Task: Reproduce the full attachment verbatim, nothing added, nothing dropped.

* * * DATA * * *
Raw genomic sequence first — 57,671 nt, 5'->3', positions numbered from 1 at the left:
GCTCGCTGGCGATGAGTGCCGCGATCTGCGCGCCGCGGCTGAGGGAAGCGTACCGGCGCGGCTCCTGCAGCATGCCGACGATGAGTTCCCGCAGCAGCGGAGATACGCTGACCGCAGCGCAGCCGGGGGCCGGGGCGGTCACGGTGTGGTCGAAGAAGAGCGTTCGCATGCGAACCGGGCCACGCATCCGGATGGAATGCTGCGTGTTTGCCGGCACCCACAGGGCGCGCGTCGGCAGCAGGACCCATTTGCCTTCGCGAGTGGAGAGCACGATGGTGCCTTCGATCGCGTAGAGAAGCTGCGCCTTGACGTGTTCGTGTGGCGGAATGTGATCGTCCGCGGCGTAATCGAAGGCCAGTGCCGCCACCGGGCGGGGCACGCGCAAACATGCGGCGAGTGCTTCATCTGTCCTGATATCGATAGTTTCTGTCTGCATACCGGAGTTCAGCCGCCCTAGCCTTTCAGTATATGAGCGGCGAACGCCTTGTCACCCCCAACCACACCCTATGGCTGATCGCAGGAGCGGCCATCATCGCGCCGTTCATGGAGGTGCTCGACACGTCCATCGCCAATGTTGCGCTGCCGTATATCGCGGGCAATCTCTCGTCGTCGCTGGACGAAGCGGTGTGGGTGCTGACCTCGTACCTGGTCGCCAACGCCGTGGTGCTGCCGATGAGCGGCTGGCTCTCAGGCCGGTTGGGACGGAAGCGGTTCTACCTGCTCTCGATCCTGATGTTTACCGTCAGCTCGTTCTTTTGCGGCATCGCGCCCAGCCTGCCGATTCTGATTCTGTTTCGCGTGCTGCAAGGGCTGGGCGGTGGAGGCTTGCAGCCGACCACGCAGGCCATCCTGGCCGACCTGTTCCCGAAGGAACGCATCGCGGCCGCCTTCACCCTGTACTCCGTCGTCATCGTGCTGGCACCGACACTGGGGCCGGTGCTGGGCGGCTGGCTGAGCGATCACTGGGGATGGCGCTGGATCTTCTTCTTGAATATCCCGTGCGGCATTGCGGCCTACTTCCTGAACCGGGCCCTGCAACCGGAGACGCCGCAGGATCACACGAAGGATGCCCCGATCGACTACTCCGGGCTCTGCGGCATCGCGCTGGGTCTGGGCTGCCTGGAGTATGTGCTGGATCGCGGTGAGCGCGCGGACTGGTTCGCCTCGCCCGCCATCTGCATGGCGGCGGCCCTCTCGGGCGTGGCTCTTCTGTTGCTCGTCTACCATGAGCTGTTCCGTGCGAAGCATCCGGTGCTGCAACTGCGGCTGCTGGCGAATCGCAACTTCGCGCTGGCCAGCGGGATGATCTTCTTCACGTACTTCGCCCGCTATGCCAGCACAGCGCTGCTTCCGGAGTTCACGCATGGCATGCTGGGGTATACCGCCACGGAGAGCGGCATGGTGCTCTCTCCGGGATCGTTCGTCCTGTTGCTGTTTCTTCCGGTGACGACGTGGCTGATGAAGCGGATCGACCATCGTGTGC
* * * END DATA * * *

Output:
Raw genomic sequence first — 57,671 nt, 5'->3', positions numbered from 1 at the left:
GCTCGCTGGCGATGAGTGCCGCGATCTGCGCGCCGCGGCTGAGGGAAGCGTACCGGCGCGGCTCCTGCAGCATGCCGACGATGAGTTCCCGCAGCAGCGGAGATACGCTGACCGCAGCGCAGCCGGGGGCCGGGGCGGTCACGGTGTGGTCGAAGAAGAGCGTTCGCATGCGAACCGGGCCACGCATCCGGATGGAATGCTGCGTGTTTGCCGGCACCCACAGGGCGCGCGTCGGCAGCAGGACCCATTTGCCTTCGCGAGTGGAGAGCACGATGGTGCCTTCGATCGCGTAGAGAAGCTGCGCCTTGACGTGTTCGTGTGGCGGAATGTGATCGTCCGCGGCGTAATCGAAGGCCAGTGCCGCCACCGGGCGGGGCACGCGCAAACATGCGGCGAGTGCTTCATCTGTCCTGATATCGATAGTTTCTGTCTGCATACCGGAGTTCAGCCGCCCTAGCCTTTCAGTATATGAGCGGCGAACGCCTTGTCACCCCCAACCACACCCTATGGCTGATCGCAGGAGCGGCCATCATCGCGCCGTTCATGGAGGTGCTCGACACGTCCATCGCCAATGTTGCGCTGCCGTATATCGCGGGCAATCTCTCGTCGTCGCTGGACGAAGCGGTGTGGGTGCTGACCTCGTACCTGGTCGCCAACGCCGTGGTGCTGCCGATGAGCGGCTGGCTCTCAGGCCGGTTGGGACGGAAGCGGTTCTACCTGCTCTCGATCCTGATGTTTACCGTCAGCTCGTTCTTTTGCGGCATCGCGCCCAGCCTGCCGATTCTGATTCTGTTTCGCGTGCTGCAAGGGCTGGGCGGTGGAGGCTTGCAGCCGACCACGCAGGCCATCCTGGCCGACCTGTTCCCGAAGGAACGCATCGCGGCCGCCTTCACCCTGTACTCCGTCGTCATCGTGCTGGCACCGACACTGGGGCCGGTGCTGGGCGGCTGGCTGAGCGATCACTGGGGATGGCGCTGGATCTTCTTCTTGAATATCCCGTGCGGCATTGCGGCCTACTTCCTGAACCGGGCCCTGCAACCGGAGACGCCGCAGGATCACACGAAGGATGCCCCGATCGACTACTCCGGGCTCTGCGGCATCGCGCTGGGTCTGGGCTGCCTGGAGTATGTGCTGGATCGCGGTGAGCGCGCGGACTGGTTCGCCTCGCCCGCCATCTGCATGGCGGCGGCCCTCTCGGGCGTGGCTCTTCTGTTGCTCGTCTACCATGAGCTGTTCCGTGCGAAGCATCCGGTGCTGCAACTGCGGCTGCTGGCGAATCGCAACTTCGCGCTGGCCAGCGGGATGATCTTCTTCACGTACTTCGCCCGCTATGCCAGCACAGCGCTGCTTCCGGAGTTCACGCATGGCATGCTGGGGTATACCGCCACGGAGAGCGGCATGGTGCTCTCTCCGGGATCGTTCGTCCTGTTGCTGTTTCTTCCGGTGACGACGTGGCTGATGAAGCGGATCGACCATCGTGTGC